Grants to new charities with pending determination letters and grants to non-charities require only expenditure responsibility. Grants from a private foundation to a private nonoperating foundation require the grantee to spend out the grant amount within the following year, and, to count the grant toward its minimum payout, the grant must be itemized in each foundation’s Form 990-PF.
If the grantee is a supporting organization—a subset of 501(c)(3) organizations classified as 509(a)(3) public charities—you have to pay close attention to the type of supporting organization. You can make grants without expenditure responsibility to Type I, Type II, and some types of Type III supporting organizations, with restrictions on the foundation’s control. The IRS recently issued final regulations on the other type of Type III; see your attorney before making a grant to a Type III supporting organization.
Complicated Creative Grants
Advanced but manageable strategies include direct international grantmaking; grants to individuals for scholarships, individual disaster relief, emergency hardship, or similar uses; and funding advocacy.
Here are some examples:
- Direct international grantmaking can be done using expenditure responsibility or equivalency determination. Resources abound and the process is straightforward, even with new rules in response to concerns about terrorism.
- Foundations can make grants to individuals for scholarships and similar uses, but the foundation must follow an IRS-approved procedure; approval can be obtained by filing Form 8940. On the other hand, grants to individuals for disaster relief, relief of poverty, or similar uses do not require IRS pre-approval.
- Many foundations are aware of prohibitions against lobbying (except in self-defense), but too often that rule is applied to organizations they fund. Unless making an expenditure responsibility grant, a foundation can fund an organization or project that does advocacy as part of its work; it need not prohibit advocacy work, but it must refrain from covering any advocacy portions of the budget. This could be accomplished through a general operating grant.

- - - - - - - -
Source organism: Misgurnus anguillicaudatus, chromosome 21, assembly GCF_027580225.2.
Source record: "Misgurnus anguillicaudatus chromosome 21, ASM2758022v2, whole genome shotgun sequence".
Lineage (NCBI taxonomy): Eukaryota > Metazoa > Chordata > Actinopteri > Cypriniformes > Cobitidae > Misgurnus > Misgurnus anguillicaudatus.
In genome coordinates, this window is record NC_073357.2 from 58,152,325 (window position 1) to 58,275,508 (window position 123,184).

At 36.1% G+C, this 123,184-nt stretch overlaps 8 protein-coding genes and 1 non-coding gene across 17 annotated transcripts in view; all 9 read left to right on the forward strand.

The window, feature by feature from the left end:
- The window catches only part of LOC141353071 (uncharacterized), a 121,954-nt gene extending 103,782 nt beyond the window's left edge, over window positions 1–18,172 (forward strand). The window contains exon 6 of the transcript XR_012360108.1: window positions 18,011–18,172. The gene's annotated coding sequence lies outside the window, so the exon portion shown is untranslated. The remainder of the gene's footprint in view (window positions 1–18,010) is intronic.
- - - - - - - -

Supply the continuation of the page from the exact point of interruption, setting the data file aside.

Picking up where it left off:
All in all, whereas giving to traditional 501(c)(3) public charities is a legal way to go—and often a great way to accomplish your work—don’t be limited to those in your thinking. Be creative!
Thanks to Andrew Schulz, Esq., for his help creating the conference session on which this article is based and to Ingrid Mittermaier, Esq., for her comments.
Want to learn more? There’s still time to register for Exponent Philanthropy’s 2016 National Conference, September 26-28 in Chicago, including sessions on this topic and other tax & legal matters.
Senior Program Director Ruth Masterson works closely with members to create written materials and training curricula, and answers member questions on foundation administration, governance, boards, and tax and legal topics. Prior to joining Exponent Philanthropy, Ruth served nonprofits in her work at Adler & Colvin, the Council on Foundations, Build Community Arts Center, and San Francisco BayKeeper.